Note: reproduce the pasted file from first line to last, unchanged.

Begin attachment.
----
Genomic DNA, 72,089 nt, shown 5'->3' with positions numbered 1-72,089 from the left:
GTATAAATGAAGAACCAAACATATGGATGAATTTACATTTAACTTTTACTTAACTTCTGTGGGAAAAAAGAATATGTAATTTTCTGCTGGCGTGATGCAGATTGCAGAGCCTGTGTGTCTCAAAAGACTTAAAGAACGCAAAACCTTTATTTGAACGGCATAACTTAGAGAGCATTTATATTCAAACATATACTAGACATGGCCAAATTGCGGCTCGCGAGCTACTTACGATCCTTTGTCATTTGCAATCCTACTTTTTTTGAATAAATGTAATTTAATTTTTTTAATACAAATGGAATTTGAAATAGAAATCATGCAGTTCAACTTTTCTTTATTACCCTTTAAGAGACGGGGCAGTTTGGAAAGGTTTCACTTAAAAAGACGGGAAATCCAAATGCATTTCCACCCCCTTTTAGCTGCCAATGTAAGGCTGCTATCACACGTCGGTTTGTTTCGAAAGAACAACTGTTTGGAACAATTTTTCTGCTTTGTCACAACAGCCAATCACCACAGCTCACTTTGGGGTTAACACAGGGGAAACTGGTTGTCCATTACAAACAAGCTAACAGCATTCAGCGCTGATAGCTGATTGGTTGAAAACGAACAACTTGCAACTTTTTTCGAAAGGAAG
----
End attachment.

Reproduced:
Genomic DNA, 72,089 nt, shown 5'->3' with positions numbered 1-72,089 from the left:
GTATAAATGAAGAACCAAACATATGGATGAATTTACATTTAACTTTTACTTAACTTCTGTGGGAAAAAAGAATATGTAATTTTCTGCTGGCGTGATGCAGATTGCAGAGCCTGTGTGTCTCAAAAGACTTAAAGAACGCAAAACCTTTATTTGAACGGCATAACTTAGAGAGCATTTATATTCAAACATATACTAGACATGGCCAAATTGCGGCTCGCGAGCTACTTACGATCCTTTGTCATTTGCAATCCTACTTTTTTTGAATAAATGTAATTTAATTTTTTTAATACAAATGGAATTTGAAATAGAAATCATGCAGTTCAACTTTTCTTTATTACCCTTTAAGAGACGGGGCAGTTTGGAAAGGTTTCACTTAAAAAGACGGGAAATCCAAATGCATTTCCACCCCCTTTTAGCTGCCAATGTAAGGCTGCTATCACACGTCGGTTTGTTTCGAAAGAACAACTGTTTGGAACAATTTTTCTGCTTTGTCACAACAGCCAATCACCACAGCTCACTTTGGGGTTAACACAGGGGAAACTGGTTGTCCATTACAAACAAGCTAACAGCATTCAGCGCTGATAGCTGATTGGTTGAAAACGAACAACTTGCAACTTTTTTCGAAAGGAAG